Transformers Review – Beast Megatron (Robot Master)


Intro:
            When Beast Wars was first aired, fans were wondering about the direction of the series. The character names were similar to those that came before, but did the similarities ended there, or were there something more than meets the eyes (pun intended)? As the series progressed, it was eventually revealed that all of the Beast Wars characters were descendents of the original G1 Autobots and Decepticons, although no familial relationship.
            The character Megatron was undoubtedly one of the more exciting characters from that series. Beast Megatron, or for the sake of differentiating him and the legendary Decepticon leader, was an egotistical Predacon leader, had great ambitions of being the ruler of the universe, eclipsing even his predecessor namesake. In fact, he chose that as mentioned in the Covenant of Primus, about the coming of a great destroyer bearing that name, and Beast Megatron believed that he was that destroyer.
            After I’ve gotten the Robot Masters Optimus Primal figure back in 2005, I knew that I just had to get Beast Megatron as his sparring partner. So when the opportunity presented itself, I knew I just had to take it.

Alternate Mode:
            Beast Megatron transforms into that iconic purple Tyrannosaurus Rex, and to be honest, I kinda like this mode.
            In fact, I have to admit, it was one of the better modes amongst all other Beast Wars action figures. 
            As far as I am concerned, he is almost screen accurate, in terms of designs, except for the colors though, since I feel that the on-screen Beast Megatron had a darker shades of purple. From his massive jaws, all the way to his diminutive forearms, which always tickles my funny bones, evoking memories from an episode where he desperately tries to dislodge a time bomb at the back of his head.
            Articulation-wise: his mouth opens and closes, but instead of the norm of having the lower jaw moves, Beast Megs has his head moving instead; the shoulders of the small forearms are on ball-joints, though the movements are limited by the designs; hips are on ball-joints; the knees bend; and finally the 3-toes plates move downward. It’s kinda ashamed that the tail doesn’t move, but I could live with that. 
From left: Beast Megatron and Optimus Primal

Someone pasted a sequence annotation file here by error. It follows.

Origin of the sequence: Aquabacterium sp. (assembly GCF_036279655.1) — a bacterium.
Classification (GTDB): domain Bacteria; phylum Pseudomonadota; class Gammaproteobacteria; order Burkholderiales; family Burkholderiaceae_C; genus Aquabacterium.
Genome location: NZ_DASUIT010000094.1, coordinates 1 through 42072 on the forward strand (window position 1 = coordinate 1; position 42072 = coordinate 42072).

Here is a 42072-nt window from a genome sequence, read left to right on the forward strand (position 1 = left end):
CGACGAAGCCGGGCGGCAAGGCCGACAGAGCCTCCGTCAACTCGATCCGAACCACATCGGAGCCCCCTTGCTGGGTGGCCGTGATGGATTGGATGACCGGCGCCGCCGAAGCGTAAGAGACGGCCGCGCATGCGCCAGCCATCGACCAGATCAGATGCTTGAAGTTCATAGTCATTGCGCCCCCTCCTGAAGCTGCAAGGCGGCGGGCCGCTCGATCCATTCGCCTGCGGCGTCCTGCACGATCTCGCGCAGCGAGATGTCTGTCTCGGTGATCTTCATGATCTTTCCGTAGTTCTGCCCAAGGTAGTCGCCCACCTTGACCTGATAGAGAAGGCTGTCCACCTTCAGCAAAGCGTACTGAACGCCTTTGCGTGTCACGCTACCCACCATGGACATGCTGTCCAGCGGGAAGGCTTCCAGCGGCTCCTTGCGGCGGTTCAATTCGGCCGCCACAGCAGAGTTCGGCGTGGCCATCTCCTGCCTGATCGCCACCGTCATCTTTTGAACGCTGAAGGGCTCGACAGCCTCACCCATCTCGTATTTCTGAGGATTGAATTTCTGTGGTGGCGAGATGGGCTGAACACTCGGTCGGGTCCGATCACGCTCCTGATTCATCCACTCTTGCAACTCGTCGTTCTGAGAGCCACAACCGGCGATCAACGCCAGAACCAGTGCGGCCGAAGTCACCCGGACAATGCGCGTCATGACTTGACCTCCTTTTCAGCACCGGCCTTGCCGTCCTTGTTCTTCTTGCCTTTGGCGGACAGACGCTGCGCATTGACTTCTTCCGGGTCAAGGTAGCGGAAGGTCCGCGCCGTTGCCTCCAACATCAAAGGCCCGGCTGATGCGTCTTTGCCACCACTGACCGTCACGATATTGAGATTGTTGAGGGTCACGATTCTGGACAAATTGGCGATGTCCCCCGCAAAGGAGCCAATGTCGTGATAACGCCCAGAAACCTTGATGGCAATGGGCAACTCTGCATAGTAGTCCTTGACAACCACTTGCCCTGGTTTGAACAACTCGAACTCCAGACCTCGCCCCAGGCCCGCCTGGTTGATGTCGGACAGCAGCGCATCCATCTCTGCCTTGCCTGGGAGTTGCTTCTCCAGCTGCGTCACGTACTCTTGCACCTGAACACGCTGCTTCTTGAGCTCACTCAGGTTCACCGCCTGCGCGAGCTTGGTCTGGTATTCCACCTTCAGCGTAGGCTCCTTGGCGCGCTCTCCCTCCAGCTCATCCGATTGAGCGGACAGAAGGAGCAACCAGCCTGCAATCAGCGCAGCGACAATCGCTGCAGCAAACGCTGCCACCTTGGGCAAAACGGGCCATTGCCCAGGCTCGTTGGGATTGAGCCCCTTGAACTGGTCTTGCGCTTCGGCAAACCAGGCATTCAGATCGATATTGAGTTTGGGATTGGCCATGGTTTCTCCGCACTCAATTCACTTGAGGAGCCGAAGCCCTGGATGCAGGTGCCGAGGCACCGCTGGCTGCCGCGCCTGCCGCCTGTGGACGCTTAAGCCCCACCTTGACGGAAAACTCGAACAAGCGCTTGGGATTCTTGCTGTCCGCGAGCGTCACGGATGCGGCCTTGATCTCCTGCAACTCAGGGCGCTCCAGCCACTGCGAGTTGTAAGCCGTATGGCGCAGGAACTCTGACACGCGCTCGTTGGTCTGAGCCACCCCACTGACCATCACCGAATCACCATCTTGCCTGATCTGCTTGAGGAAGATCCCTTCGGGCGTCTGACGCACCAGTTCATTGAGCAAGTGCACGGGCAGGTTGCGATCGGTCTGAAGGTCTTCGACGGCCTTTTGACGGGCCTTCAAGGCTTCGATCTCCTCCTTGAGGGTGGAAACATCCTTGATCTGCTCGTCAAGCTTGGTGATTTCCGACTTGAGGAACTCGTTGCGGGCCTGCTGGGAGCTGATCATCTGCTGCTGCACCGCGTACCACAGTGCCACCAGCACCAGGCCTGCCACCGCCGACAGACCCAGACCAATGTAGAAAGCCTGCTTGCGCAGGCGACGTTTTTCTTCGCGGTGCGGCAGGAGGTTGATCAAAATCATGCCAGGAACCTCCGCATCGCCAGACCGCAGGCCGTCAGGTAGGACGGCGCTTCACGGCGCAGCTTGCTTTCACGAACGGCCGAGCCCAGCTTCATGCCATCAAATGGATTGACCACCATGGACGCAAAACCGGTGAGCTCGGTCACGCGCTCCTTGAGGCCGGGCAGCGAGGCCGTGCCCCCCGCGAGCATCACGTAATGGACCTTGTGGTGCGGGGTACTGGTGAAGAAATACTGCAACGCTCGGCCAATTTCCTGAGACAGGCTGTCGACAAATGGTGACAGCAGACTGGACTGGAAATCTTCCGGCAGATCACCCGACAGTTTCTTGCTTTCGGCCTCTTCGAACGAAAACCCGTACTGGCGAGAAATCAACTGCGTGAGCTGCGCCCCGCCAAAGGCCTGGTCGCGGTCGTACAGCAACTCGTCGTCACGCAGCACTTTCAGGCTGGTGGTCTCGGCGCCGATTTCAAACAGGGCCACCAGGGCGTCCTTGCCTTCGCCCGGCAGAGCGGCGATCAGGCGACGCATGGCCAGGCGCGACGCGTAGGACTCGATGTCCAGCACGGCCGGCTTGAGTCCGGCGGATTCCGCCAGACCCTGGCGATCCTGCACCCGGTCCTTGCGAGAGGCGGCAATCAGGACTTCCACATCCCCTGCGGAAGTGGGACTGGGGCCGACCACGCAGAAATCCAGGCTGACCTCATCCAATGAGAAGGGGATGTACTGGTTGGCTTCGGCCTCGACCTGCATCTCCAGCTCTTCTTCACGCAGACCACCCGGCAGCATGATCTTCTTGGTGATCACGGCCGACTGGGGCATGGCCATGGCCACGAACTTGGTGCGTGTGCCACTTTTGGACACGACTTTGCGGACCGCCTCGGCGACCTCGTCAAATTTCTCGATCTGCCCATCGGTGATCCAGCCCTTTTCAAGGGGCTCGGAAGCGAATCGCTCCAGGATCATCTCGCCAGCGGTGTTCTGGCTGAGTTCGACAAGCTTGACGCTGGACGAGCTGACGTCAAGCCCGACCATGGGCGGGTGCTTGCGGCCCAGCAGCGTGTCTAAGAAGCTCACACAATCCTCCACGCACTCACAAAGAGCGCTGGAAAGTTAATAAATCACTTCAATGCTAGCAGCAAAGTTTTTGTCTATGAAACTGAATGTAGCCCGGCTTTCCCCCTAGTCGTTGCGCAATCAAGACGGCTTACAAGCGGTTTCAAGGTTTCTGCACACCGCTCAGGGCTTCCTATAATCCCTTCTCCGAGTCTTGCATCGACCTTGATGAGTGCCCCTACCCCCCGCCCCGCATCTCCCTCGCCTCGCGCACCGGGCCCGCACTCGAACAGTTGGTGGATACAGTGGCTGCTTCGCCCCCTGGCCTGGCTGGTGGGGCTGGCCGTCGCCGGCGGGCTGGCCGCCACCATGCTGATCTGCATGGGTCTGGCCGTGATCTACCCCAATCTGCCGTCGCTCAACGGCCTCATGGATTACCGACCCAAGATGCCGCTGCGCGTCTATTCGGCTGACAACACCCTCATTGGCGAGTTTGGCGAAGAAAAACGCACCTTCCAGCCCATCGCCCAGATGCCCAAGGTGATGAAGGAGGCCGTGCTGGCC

Overall, I kinda dig this mode.

Robot Mode:
            The transformation from T-Rex mode to robot mode is kinda simple, and you probably won’t even need the instructions for that.
            I also like the head sculpt, which is a clear homage to his G1 namesake. 
            The robot mode feels kinda buff, as if Beast Megs really work out a lot – broad shoulders and all.
            On his left shoulder, there is a Decepticon logo instead of a Predacon’s, which is kind of a letdown. However, this is understandable since Robot Masters was a standalone series in its own right, where characters from various Transformers series and universes converge. 
Beast Megs has the T-Rex’s head as his right hand and also an actual left hand.
Articulation-wise: the head is on a ball joint; inner shoulders hinge; right outer shoulder swivel; the right elbow (T-Rex’s head) rotates on his neck joint, and the mouth now acts as a hand; the left outer shoulder swivels and rotates, and the elbow bends; there is also a waist joint; while from the hips downward, the articulations are identical to his T-Rex mode. 
From left: Beast Megatron and Optimus Primal
            I kinda wished that his left wrist would rotate – is it too much to ask?
            The tail piece can now be wielded by his left fist as some sort of a weapon, which I have absolutely no idea what it is.
            Anyhow, overall, I think it’s a neat robot mode.       

Overall:
Well, I have to admit, I kinda like this figure. In fact, I even prefer him to the Robot Master Optimus Primal figure. He has a more exciting transformation sequence compared to his opposite number.
Highly Recommended.

            Final verdict: 8.5/10.

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